It's been 48 hours since Greece's historic referendum by the people, turning down the bail out offered by the Eurozone. At one glance, it seems to be a disaster for the country's economy and even more horrible for the people here, but a second glance gives a more appropriate picture-Greece going down, indeed, but taking down all the Eurozone members with it (if they deed not concede to a more complaisant bail-out policy).
Whatever, the case be, Prime Minister Alexis Tsipras's tried and tested move to get his way is working here too. Either ways, Greece will have the upper hand.
Scenario 1: Eurozone does not relax policies
If the Eurozone members refuse to budge from their policies, there will be a phenomenal change in the global economy with the 'Grexit' or Greece's exit from the Eurozone. True that the country will have to mint its own Drachma, but the Euro members may also be found struggling with the Euro devaluation.
Investors in Euro will back off with the Grexit, in forbearance of the unstable value of the currency. Instead, they will choose to invest in Dollars, which will soar high.
Secondly, Greece's exit will also threaten the integrity of the Eurozone as weaker countries in the group will live in constant fear and pressure of facing a similar fate like that of Greece.
As eminent economist Nitin Desai puts it, the 'No' vote is an indirect way to bail Greece out. The government can now put pressure on the European Union to offer better terms if it wants the Euro to survive.
And it has worked wonders!France, Italy and Germany already seem to have agreed. The fact that Greece does not want to exit the Eurozone is clear, but it still has to manage a better deal. The troika-European Central Bank, European Commission and the International Monetary Fund (IMF)- will have no other choice but to allow that, otherwise countries like Portugal, Spain, Italy and possibly Ireland will be stressed by outstanding Euro debt.
At this point, the European Union may have no other option but to write-off debts and providing heavy protection to the vulnerable southern states of Europe.
The exit would have geo-political repurcussions too. With rumors that Greece may allow Russia to use their military bases to exercise power over the Black Sea and the Mediterranean, along with the Balkans. If Greece withdrew from NATO, it will fill the third angle of the religious triangle of Russia and Serbia.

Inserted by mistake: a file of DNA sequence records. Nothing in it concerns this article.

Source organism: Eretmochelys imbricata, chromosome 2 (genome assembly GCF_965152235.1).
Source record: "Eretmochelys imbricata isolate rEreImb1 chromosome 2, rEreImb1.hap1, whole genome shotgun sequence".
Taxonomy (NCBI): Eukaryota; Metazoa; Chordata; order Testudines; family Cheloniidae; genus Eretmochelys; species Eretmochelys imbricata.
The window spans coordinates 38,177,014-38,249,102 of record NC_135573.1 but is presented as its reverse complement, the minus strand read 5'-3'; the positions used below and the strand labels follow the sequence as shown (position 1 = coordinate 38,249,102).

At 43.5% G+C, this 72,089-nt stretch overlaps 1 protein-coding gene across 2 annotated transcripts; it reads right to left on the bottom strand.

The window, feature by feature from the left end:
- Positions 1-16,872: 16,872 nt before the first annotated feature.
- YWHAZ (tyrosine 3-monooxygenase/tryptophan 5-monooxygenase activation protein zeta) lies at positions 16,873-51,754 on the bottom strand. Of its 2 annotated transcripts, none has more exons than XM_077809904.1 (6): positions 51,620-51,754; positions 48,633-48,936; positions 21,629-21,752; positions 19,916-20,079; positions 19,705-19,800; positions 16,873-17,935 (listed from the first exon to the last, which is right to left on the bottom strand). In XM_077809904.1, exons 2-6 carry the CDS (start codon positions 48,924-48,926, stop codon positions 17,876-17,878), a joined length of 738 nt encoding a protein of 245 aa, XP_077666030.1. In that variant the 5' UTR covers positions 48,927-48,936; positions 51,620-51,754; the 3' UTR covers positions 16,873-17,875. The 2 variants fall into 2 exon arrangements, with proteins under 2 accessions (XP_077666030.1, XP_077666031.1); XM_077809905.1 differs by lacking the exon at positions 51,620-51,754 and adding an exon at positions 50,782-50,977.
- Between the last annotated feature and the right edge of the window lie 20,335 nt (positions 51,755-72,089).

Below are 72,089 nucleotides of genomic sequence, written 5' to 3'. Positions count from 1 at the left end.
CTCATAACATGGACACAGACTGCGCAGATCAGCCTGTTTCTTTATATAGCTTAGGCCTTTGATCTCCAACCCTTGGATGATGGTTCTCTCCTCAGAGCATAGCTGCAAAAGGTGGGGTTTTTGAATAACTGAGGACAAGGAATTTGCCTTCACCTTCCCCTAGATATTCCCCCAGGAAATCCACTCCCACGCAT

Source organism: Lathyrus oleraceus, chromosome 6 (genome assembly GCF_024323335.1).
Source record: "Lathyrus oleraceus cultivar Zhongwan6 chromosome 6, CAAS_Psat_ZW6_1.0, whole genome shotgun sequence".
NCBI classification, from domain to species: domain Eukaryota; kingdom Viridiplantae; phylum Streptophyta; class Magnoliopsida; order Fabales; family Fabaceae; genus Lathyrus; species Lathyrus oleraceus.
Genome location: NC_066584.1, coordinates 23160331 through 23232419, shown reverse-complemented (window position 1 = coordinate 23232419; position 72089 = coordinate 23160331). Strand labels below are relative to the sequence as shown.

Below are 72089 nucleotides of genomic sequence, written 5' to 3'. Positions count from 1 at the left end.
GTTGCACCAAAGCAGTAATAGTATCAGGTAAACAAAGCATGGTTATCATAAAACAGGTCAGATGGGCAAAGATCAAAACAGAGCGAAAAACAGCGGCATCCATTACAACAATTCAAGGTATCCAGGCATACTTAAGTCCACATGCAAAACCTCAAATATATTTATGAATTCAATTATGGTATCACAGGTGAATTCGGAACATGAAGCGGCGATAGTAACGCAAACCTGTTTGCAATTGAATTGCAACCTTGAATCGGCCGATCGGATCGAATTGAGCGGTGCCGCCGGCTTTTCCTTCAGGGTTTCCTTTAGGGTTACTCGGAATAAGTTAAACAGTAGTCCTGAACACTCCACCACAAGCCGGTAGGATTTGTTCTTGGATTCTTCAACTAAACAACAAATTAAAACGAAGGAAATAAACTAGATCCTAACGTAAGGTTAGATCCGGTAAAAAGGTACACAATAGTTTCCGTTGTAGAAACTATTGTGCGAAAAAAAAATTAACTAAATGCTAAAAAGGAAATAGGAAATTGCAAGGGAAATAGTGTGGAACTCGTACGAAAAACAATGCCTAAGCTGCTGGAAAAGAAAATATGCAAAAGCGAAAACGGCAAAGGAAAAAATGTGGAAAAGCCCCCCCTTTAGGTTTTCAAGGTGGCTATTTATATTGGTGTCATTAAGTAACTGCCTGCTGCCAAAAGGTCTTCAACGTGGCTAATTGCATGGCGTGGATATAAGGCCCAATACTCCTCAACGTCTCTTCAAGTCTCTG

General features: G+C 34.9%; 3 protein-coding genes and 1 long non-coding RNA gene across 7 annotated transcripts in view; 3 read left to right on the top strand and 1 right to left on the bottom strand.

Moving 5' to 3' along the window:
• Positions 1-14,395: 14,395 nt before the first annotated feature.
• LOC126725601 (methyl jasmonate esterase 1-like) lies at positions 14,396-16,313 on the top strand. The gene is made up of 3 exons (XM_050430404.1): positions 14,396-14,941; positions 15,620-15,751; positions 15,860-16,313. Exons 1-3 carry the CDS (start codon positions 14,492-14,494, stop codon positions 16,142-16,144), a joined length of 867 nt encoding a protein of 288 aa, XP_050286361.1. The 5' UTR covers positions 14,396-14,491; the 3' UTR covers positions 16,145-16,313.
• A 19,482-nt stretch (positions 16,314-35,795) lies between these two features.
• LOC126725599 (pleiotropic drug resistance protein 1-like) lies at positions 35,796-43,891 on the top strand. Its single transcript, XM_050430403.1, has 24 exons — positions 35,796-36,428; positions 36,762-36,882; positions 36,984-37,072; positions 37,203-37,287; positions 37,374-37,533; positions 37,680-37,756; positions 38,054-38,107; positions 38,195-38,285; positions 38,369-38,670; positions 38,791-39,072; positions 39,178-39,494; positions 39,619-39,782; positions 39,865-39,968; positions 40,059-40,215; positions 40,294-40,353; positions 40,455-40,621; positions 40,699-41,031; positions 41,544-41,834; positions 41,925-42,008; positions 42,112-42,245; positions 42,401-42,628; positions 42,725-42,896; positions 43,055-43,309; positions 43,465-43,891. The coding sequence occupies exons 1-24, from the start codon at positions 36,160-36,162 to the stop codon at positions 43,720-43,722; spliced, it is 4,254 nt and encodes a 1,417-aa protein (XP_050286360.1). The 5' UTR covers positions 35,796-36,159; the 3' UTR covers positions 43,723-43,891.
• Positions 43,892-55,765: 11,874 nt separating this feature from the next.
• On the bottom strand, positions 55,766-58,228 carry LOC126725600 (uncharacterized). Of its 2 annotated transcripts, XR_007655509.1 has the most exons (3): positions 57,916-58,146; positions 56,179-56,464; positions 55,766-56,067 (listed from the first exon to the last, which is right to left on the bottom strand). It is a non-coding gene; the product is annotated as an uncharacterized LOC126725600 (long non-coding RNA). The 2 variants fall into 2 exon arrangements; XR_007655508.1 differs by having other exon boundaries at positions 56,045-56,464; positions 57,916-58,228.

Scenario 2: Eurozone relaxes policies
Greece is willing to pay the debt, but needs some time to repay the troika. The next deadline, however is on July 20 when Greece has to repay 3.5 billion euro bond to ECB.
Relaxing the repayment conditions would keep Greece inside the zone, thus negating rumors that it may join Russia. Greece has been a NATO member since 1952 and has commercial, cultural and religious ties with Russia.
And that has been inked by the Greek PM Alexis Tsipras when he signed a deal with Russia to open a Russian gas pipeline across Greece next year.
This, in turn, would also avoid the threat of Greece's interference in NATO countries responding to Russian aggression in Ukraine.
Consider this: If the EU did not bail out Greece, the latter will not prevent illegal immigration to the rest of Europe. Not to forget the vow of the Greek defense minister Panos Kammenos who said that he would flood the rest of Europe with immigrants if the union allowed Greece to go bankrupt.
To be precise, he said,"If Europe leaves us in the crisis, we will flood it with immigrants, and it will be even worse for Berlin if in that wave of millions of economic immigrants there will be some jihadists of the Islamic State, too."
He also added,"all the newcomers to Greece, Kammenos said, would be given papers, so they could go straight to Berlin."
Certainly, Eurozone is cornered and should now aim for a more amicable solution that will retain the identity and the valuation of the currency.